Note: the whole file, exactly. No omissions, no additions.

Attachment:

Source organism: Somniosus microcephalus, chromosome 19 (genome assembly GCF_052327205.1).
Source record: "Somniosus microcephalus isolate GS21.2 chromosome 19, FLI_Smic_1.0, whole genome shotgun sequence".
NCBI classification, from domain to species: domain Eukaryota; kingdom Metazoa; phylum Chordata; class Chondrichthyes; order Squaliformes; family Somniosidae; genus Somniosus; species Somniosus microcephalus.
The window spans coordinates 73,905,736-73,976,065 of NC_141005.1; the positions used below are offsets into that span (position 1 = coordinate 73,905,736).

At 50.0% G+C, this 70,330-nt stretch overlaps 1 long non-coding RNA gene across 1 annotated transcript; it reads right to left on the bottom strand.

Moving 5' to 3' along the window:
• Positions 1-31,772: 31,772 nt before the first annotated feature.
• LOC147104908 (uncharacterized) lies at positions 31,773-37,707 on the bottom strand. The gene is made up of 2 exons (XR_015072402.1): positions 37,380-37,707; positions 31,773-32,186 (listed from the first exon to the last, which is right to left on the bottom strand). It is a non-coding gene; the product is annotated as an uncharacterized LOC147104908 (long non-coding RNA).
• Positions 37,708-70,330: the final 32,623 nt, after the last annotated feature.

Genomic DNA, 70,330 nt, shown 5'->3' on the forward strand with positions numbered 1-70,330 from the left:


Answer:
Source organism: Somniosus microcephalus, chromosome 19 (genome assembly GCF_052327205.1).
Source record: "Somniosus microcephalus isolate GS21.2 chromosome 19, FLI_Smic_1.0, whole genome shotgun sequence".
NCBI classification, from domain to species: domain Eukaryota; kingdom Metazoa; phylum Chordata; class Chondrichthyes; order Squaliformes; family Somniosidae; genus Somniosus; species Somniosus microcephalus.
The window spans coordinates 73,905,736-73,976,065 of NC_141005.1; the positions used below are offsets into that span (position 1 = coordinate 73,905,736).

At 50.0% G+C, this 70,330-nt stretch overlaps 1 long non-coding RNA gene across 1 annotated transcript; it reads right to left on the bottom strand.

Moving 5' to 3' along the window:
• Positions 1-31,772: 31,772 nt before the first annotated feature.
• LOC147104908 (uncharacterized) lies at positions 31,773-37,707 on the bottom strand. The gene is made up of 2 exons (XR_015072402.1): positions 37,380-37,707; positions 31,773-32,186 (listed from the first exon to the last, which is right to left on the bottom strand). It is a non-coding gene; the product is annotated as an uncharacterized LOC147104908 (long non-coding RNA).
• Positions 37,708-70,330: the final 32,623 nt, after the last annotated feature.

Genomic DNA, 70,330 nt, shown 5'->3' on the forward strand with positions numbered 1-70,330 from the left: